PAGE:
The Center for Student Involvement (CSI) offers an array of resources that provide opportunities for leadership and participation in student-initiated projects and organizations.
A testing program administered by the Career Services Center. The completion of these exams may result in college-level credit.
Academic organizational division of the university offering courses and curricular programs leading to baccalaureate and advanced degrees, as well as minors and certificates.
An academic seminar on a broad topic usually led by a different lecturer at each meeting.
Students who attend Kent State but do not live on campus in a university residence hall.
Complete Term Withdrawal
Withdrawal from all courses is permitted through the published deadlines found on the University Registrar's website.
An area of focus within a major usually encompassing several allied disciplines.
Course Add or Drop
Adding or dropping a course from the student's class schedule.
Total number of credit hours for which a student is registered during any semester.
Process by which a student removes a course(s) from his/her schedule, subject to the deadlines published on the University Registrar's website. A mark of W will be recorded on the student's transcripts.
Credit earned in selected approved courses by taking a departmental examination to test knowledge already possessed without previous course enrollment. Refer to the University Registrar's website for more information.
Units based on contact hours in a learning environment that are acquired for completed coursework applied toward a degree or certificate.
The head of a division, faculty, college or school of a university.
In recognition of academic excellence, a Dean's List is compiled each academic semester. To qualify, students must have a grade point average in the semester of 3.40 or greater and must have completed 12 or more regular letter-graded credit hours by the end of that semester. This notation will be printed on the students' official transcript.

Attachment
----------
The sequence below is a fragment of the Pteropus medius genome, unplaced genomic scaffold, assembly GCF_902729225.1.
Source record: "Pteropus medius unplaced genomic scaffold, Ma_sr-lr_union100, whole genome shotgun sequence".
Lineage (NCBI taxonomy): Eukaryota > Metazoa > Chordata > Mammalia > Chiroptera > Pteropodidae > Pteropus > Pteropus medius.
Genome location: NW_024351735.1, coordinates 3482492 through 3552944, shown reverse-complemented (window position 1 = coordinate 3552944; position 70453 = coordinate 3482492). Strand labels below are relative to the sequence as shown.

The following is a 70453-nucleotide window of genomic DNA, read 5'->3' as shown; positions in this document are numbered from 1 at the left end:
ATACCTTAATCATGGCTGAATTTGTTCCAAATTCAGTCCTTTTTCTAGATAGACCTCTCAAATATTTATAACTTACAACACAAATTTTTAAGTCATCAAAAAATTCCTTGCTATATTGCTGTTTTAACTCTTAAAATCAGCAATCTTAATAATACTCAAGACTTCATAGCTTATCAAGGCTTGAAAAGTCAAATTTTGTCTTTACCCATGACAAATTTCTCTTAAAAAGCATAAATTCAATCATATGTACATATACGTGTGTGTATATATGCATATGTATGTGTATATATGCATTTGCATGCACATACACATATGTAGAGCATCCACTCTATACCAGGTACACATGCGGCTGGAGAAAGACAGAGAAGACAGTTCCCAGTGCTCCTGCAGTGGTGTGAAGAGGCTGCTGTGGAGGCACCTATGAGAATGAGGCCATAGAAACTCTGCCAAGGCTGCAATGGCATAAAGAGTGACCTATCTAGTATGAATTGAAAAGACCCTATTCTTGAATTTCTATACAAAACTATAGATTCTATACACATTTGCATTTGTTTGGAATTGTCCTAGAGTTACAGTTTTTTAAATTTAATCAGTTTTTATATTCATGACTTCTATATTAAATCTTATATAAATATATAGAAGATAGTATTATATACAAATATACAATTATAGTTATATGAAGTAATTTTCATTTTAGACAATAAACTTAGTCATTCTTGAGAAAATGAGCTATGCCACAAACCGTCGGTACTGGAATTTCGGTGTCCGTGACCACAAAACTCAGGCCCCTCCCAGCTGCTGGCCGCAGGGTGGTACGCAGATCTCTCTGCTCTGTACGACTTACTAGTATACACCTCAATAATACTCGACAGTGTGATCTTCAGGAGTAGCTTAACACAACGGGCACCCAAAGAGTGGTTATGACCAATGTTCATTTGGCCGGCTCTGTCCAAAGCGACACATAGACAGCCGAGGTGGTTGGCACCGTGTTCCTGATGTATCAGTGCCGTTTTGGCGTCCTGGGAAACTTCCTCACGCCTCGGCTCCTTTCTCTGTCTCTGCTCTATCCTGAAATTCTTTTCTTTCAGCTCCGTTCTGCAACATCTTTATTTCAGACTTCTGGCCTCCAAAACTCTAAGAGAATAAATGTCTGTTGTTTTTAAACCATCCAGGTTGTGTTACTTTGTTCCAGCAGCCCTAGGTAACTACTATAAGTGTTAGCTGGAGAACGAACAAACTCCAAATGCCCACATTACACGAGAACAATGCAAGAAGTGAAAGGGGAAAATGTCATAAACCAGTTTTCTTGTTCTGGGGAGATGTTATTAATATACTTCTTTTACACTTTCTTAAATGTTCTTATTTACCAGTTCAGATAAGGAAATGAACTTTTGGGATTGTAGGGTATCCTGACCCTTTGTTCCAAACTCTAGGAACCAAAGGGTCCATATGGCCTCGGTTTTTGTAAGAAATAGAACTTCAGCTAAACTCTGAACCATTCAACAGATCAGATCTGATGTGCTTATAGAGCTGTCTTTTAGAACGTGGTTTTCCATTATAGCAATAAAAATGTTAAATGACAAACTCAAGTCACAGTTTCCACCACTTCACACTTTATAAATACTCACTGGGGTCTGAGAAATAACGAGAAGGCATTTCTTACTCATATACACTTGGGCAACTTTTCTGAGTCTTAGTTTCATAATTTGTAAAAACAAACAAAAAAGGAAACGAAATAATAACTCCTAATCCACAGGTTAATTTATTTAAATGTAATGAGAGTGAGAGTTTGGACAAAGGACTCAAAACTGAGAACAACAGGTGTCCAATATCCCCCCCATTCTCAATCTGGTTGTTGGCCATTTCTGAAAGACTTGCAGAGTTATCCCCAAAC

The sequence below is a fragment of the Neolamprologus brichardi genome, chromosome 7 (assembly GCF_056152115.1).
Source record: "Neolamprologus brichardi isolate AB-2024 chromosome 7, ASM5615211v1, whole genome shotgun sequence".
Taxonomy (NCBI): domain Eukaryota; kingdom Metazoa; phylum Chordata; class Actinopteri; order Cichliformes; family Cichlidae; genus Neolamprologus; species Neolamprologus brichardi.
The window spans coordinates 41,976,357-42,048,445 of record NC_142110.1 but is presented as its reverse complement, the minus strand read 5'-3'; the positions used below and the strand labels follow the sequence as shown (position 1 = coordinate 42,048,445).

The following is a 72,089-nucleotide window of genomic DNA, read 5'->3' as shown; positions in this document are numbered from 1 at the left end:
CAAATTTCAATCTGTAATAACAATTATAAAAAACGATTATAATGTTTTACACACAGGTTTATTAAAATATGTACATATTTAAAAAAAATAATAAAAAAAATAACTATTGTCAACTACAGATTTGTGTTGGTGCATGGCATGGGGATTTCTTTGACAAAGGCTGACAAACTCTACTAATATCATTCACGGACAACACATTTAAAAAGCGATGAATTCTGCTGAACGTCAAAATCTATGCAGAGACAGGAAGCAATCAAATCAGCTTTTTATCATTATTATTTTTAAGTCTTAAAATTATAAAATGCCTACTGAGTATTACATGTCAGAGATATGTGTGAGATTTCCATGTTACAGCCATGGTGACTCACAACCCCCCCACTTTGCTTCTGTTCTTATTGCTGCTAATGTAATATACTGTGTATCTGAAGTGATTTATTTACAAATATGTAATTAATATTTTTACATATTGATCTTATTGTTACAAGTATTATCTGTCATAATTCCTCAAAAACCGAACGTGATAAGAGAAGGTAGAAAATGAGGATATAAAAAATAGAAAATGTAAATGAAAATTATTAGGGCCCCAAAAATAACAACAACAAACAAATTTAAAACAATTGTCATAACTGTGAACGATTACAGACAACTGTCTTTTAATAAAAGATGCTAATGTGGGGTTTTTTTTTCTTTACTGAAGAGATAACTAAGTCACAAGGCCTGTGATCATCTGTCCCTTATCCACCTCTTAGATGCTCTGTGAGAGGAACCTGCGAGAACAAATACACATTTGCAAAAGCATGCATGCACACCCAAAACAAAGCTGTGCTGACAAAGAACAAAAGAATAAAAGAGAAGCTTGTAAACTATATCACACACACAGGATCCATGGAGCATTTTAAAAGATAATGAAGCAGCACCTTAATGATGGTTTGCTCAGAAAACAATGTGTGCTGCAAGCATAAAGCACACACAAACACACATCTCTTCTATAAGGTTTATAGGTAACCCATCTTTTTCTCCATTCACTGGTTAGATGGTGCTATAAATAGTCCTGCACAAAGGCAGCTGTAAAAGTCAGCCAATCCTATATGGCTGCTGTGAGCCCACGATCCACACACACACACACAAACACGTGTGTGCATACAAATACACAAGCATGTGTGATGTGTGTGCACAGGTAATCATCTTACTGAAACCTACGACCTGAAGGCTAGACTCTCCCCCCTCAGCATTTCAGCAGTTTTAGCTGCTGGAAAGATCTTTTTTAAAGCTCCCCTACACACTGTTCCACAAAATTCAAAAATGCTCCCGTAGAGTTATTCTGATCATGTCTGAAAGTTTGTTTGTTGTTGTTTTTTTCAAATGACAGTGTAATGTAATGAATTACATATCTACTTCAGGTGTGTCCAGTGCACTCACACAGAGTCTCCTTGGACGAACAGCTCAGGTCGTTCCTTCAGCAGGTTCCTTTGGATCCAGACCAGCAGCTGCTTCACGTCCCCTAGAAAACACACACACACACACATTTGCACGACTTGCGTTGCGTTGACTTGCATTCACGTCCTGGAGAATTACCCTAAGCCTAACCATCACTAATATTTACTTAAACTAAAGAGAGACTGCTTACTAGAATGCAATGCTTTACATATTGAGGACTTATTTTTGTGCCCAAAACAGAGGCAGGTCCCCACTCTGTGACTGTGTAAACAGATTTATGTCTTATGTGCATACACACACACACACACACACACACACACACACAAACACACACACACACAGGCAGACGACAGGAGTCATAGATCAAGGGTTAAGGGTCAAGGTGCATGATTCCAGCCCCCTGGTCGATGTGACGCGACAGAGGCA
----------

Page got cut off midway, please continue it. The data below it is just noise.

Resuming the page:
- Associate Degree: Two-year degree of a technical or general nature offered only on the Regional Campuses.
- Bachelor's Degree: Academic degree conferred by a university or college.
- Combined Baccalaureate and Master's Degree Programs: Programs of study available to students with outstanding undergraduate records or exemplary professional credentials.
- Master's Degree: Academic degree conferred by a university for completion of an integrated program of study at the graduate level beyond the bachelor's degree; usually involved one or more years of work and completion of a research project or thesis.
- Educational Specialist: Post-master's practitioner program. This is not an interim step between the master's and doctoral degrees, but provides preparation for a specialty position within the field of professional education.
- Doctoral Degree: Highest degree conferred by a university following advanced graduate study and research.
Academic unit within a college.
A three-part orientation program designed for first-year students to familiarize them with Kent State University, and provide them with the tools necessary to enjoy a successful journey to graduation.
Specific area of study; formally organized body of knowledge.
Students who fail to make adequate progress toward completion of a program of study or whose academic performance indicates little chance of obtaining the minimum grades required for graduation is no longer allowed to enroll at the university.
Any type of interactive education in which students communicate with faculty and other students via e-mail, electronic forums, video conferencing or another form of computer-based communication, rather than through face-to-face interaction.
Coursework required of all baccalaureate-seeking students. Typically, students must complete two courses from the list of approved diversity courses, including at least one from the diversity list within the Kent Core.